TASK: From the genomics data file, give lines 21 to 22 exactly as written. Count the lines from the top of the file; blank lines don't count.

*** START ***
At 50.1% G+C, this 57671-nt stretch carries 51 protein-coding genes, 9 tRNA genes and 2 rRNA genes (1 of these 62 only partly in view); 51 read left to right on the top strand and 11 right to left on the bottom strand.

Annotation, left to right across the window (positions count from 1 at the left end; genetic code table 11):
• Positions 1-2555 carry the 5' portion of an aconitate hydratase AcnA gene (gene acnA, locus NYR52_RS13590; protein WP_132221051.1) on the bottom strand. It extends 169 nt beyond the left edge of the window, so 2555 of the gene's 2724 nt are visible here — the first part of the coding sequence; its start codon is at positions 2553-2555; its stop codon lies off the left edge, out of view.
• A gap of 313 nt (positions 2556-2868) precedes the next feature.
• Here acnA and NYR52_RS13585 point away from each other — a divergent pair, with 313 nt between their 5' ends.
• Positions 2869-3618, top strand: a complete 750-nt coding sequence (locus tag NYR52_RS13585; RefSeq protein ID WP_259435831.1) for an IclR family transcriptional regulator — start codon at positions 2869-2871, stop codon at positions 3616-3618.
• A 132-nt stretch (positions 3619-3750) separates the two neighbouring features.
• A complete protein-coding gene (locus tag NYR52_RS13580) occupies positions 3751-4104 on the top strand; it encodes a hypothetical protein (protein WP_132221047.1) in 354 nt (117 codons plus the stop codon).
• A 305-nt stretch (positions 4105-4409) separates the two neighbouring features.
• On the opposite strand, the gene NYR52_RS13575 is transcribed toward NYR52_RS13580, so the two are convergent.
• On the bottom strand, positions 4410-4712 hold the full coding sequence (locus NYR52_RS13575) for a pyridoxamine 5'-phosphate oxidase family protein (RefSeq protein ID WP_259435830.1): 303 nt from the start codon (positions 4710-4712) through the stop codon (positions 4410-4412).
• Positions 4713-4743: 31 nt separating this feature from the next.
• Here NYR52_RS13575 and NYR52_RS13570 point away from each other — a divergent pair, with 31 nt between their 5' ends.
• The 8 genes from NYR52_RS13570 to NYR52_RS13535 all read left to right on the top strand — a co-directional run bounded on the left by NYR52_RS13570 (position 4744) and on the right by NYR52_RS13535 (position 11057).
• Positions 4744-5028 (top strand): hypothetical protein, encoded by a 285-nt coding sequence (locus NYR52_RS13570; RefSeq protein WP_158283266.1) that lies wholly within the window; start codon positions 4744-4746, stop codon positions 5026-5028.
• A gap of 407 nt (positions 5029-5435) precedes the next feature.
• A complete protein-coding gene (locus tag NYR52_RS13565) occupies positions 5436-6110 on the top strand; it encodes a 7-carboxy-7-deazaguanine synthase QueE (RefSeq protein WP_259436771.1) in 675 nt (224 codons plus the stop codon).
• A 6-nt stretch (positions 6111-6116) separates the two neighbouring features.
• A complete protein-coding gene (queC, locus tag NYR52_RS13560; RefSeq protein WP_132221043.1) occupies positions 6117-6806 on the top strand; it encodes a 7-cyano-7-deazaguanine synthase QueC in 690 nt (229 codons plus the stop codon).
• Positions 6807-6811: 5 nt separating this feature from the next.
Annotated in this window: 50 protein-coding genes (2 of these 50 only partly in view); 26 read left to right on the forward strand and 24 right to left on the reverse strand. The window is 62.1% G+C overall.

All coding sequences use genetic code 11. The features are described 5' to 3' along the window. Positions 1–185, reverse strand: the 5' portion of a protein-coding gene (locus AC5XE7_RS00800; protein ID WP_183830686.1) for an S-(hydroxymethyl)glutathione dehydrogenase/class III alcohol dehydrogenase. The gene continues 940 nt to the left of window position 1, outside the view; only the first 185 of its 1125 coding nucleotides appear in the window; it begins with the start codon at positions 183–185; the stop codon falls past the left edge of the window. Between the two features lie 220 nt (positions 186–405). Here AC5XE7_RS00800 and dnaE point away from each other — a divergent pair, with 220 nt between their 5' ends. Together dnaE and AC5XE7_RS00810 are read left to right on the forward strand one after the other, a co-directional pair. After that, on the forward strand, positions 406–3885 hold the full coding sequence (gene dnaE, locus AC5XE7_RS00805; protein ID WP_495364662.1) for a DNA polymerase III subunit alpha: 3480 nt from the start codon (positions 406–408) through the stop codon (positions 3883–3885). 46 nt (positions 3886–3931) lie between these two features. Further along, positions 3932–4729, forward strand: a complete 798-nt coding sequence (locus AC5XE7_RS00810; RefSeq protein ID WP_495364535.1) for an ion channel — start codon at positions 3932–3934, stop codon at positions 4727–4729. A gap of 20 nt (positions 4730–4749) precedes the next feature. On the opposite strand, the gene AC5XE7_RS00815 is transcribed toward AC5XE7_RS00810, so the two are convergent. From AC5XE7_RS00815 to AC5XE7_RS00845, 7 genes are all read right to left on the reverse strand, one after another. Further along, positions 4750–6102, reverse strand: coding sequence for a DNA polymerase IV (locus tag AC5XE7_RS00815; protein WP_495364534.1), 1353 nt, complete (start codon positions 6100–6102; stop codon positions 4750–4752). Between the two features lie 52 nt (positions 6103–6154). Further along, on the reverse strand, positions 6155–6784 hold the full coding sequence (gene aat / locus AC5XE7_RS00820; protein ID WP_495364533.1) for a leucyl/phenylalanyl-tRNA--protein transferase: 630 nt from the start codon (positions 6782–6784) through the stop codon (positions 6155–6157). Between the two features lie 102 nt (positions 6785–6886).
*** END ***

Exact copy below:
Annotated in this window: 50 protein-coding genes (2 of these 50 only partly in view); 26 read left to right on the forward strand and 24 right to left on the reverse strand. The window is 62.1% G+C overall.

All coding sequences use genetic code 11. The features are described 5' to 3' along the window. Positions 1–185, reverse strand: the 5' portion of a protein-coding gene (locus AC5XE7_RS00800; protein ID WP_183830686.1) for an S-(hydroxymethyl)glutathione dehydrogenase/class III alcohol dehydrogenase. The gene continues 940 nt to the left of window position 1, outside the view; only the first 185 of its 1125 coding nucleotides appear in the window; it begins with the start codon at positions 183–185; the stop codon falls past the left edge of the window. Between the two features lie 220 nt (positions 186–405). Here AC5XE7_RS00800 and dnaE point away from each other — a divergent pair, with 220 nt between their 5' ends. Together dnaE and AC5XE7_RS00810 are read left to right on the forward strand one after the other, a co-directional pair. After that, on the forward strand, positions 406–3885 hold the full coding sequence (gene dnaE, locus AC5XE7_RS00805; protein ID WP_495364662.1) for a DNA polymerase III subunit alpha: 3480 nt from the start codon (positions 406–408) through the stop codon (positions 3883–3885). 46 nt (positions 3886–3931) lie between these two features. Further along, positions 3932–4729, forward strand: a complete 798-nt coding sequence (locus AC5XE7_RS00810; RefSeq protein ID WP_495364535.1) for an ion channel — start codon at positions 3932–3934, stop codon at positions 4727–4729. A gap of 20 nt (positions 4730–4749) precedes the next feature. On the opposite strand, the gene AC5XE7_RS00815 is transcribed toward AC5XE7_RS00810, so the two are convergent. From AC5XE7_RS00815 to AC5XE7_RS00845, 7 genes are all read right to left on the reverse strand, one after another. Further along, positions 4750–6102, reverse strand: coding sequence for a DNA polymerase IV (locus tag AC5XE7_RS00815; protein WP_495364534.1), 1353 nt, complete (start codon positions 6100–6102; stop codon positions 4750–4752). Between the two features lie 52 nt (positions 6103–6154). Further along, on the reverse strand, positions 6155–6784 hold the full coding sequence (gene aat / locus AC5XE7_RS00820; protein ID WP_495364533.1) for a leucyl/phenylalanyl-tRNA--protein transferase: 630 nt from the start codon (positions 6782–6784) through the stop codon (positions 6155–6157). Between the two features lie 102 nt (positions 6785–6886).